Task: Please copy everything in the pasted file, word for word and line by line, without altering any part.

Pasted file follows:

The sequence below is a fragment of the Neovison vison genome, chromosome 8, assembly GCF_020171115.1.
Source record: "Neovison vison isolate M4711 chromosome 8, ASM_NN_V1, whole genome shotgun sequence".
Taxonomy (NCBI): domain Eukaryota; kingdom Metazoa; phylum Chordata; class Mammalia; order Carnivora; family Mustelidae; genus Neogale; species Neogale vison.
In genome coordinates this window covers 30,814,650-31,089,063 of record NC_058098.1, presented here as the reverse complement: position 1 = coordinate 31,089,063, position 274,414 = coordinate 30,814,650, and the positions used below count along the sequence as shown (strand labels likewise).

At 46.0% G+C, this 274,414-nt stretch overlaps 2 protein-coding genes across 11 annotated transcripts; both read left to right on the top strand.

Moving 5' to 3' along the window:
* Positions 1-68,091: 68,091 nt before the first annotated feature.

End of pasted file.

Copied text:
The sequence below is a fragment of the Neovison vison genome, chromosome 8, assembly GCF_020171115.1.
Source record: "Neovison vison isolate M4711 chromosome 8, ASM_NN_V1, whole genome shotgun sequence".
Taxonomy (NCBI): domain Eukaryota; kingdom Metazoa; phylum Chordata; class Mammalia; order Carnivora; family Mustelidae; genus Neogale; species Neogale vison.
In genome coordinates this window covers 30,814,650-31,089,063 of record NC_058098.1, presented here as the reverse complement: position 1 = coordinate 31,089,063, position 274,414 = coordinate 30,814,650, and the positions used below count along the sequence as shown (strand labels likewise).

At 46.0% G+C, this 274,414-nt stretch overlaps 2 protein-coding genes across 11 annotated transcripts; both read left to right on the top strand.

Moving 5' to 3' along the window:
* Positions 1-68,091: 68,091 nt before the first annotated feature.